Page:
He closes his eyes and tries to speak but even if he could think of what to say, there is nothing to say.

The newspapers report the next morning that Carter shot two police officers and then himself. One of the officers never made it.

There is a funeral. Hathaway's name is placed on a long list of other names, and when the time comes around each year he will be saluted for being a name on that list.

An older woman with short blond hair attends his funeral, and some of the older serving members of the force remember her vaguely as a pathologist.

The Chief Super reads a brief commendation from the force. There is one surviving parent, dry-eyed and brittle, sitting in the front.

There is a sad-eyed priest and a mismatched band of various instruments that play a strange combination of notes for ten minutes that nobody wants to listen to because the music makes the depressing day even more depressing. World music, one of them says afterwards, with elements of jazz and madrigals.

It's an unusual funeral. But then Hathaway was, as someone says quietly, an unusual policeman.

When Hathaway comes to in his afterlife, he is standing on Magdalen Bridge, staring at the water, and he breathes in unexpectedly deep, the sudden rush of air jerking him upright.

He looks around wildly, wondering where he is.

Well, he wonders, but he knows.

He is in Oxford. There is the Cherwell, beneath the bridge, and over there is the college, and if he listens, he can hear the bells chime four o'clock.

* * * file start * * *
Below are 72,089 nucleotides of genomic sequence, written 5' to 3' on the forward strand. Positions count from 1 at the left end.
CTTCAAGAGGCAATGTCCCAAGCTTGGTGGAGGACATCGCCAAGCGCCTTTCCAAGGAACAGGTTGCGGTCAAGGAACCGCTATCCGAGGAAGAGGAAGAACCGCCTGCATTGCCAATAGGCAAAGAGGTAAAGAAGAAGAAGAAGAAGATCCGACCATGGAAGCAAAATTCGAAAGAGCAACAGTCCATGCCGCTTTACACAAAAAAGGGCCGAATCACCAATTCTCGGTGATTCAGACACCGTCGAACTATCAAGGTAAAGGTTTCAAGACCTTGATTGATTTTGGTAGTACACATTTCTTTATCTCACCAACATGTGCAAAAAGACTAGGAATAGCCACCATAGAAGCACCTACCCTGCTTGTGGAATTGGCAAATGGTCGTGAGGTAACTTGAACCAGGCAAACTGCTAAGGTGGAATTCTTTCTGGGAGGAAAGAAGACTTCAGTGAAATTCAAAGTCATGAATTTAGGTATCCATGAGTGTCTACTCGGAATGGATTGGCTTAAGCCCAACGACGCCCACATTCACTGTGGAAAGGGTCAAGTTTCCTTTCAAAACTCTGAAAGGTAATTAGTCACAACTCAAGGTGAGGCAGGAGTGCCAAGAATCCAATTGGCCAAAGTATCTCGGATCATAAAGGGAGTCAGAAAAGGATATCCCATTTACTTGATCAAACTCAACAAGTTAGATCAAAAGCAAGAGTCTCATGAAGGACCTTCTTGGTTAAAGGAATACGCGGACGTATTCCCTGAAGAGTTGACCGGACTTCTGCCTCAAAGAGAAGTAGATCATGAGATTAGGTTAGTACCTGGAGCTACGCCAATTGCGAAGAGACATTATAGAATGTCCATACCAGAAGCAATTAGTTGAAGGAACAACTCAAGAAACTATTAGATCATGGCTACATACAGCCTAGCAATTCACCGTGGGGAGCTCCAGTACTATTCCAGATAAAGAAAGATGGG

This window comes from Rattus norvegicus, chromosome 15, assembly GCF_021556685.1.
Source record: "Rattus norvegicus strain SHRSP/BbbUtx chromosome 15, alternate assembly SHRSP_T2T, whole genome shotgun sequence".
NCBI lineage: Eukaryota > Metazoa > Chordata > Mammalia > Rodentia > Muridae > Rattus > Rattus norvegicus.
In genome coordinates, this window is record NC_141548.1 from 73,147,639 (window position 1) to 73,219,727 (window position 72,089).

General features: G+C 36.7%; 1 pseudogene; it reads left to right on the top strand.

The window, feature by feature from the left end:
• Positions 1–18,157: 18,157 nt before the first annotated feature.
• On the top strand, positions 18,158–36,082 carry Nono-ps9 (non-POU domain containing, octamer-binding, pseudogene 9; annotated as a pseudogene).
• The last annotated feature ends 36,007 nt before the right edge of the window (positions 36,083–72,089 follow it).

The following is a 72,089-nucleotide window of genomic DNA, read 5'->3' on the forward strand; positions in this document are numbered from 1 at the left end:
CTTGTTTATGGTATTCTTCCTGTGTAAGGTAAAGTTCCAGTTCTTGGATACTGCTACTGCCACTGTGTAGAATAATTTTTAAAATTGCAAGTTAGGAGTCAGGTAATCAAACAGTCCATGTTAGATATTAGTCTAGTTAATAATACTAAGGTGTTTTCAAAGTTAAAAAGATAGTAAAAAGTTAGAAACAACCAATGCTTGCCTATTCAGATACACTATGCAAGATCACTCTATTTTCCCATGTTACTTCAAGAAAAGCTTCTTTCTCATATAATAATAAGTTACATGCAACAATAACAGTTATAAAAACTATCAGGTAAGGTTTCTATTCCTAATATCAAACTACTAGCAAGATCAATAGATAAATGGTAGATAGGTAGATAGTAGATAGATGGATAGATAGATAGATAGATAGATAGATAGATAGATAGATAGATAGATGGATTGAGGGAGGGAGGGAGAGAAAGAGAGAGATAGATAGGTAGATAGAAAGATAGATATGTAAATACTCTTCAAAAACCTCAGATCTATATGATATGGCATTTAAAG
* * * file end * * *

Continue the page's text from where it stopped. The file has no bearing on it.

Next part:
His heart is beating. He can feel it.

The sunshine is almost bright enough to blind and Hathaway is not sure that he trusts this. He expected fluffy white clouds, a big booming voice, a Presence. Or he expected heat. Flames. Darkness.

And if he is honest, for the past few years he's been expecting nothingness. Just peace.

There is no peace.

There are cars racing on the street behind him. There are people chattering. There are things happening.

The road is hard beneath his feet and when he looks down he catches sight of his hands, with the veins no longer so prominent. His hair is short. Cropped. There is no cold chill in his limbs, no choking obstruction of blood in his lungs and airways.

He breathes for a few minutes, just to remember what this felt like.

And then, "You got here alright."

The voice is just behind him and this, more than anything, makes Hathaway freeze. And then turn around. Careful in this strange new body.

Lewis is... Lewis. As they first met. Same height, same face, same gaze. Same tone of voice- light affection.

"Sir," Hathaway says automatically.

Lewis's mouth curves up into a smile. "How do you feel, lad?"


"Good. Welcome to heaven. Come on, we've just got a case."

Hathaway has to furrow his brow and dig in his heels. This doesn't sound right. It can't possibly be right.

"There are murders in... this is heaven?"

"So I'm told. But eternity in Oxford- take your pick."

"Oxford? I just died..." Hathaway wants to point behind him but there's only the river behind him. What's in front of him is Lewis. And Oxford.

"You died in one life. Now you're here. And we've got work to do so if you don't mind, Sergeant, I'd like to get on with it."

"I'm an Inspector now."

Lewis's eyes soften. "In another life you still are. This is just one place. And here you've got me."

"And murder."

"And murder. Are you coming?"

There is no hand held out, there is no come-on jerk of the head, but the invitation is clearly implied in those softened Northern vowels so Hathaway tilts his head to the sun and breathes out. His fingers slip into the pocket of his suit jacket and he finds a packet of cigarettes.

He's not sure where the hell- or heaven- he is or what's going on. But there's a murder.

And somewhere, he has to do this alone. At least here he's got company.

"Lead on, MacDuff."

"Let me guess- Shakespeare?"


"I hate bloody Shakespeare."

"We're in Oxford. You'll have to resign yourself to it. Sir."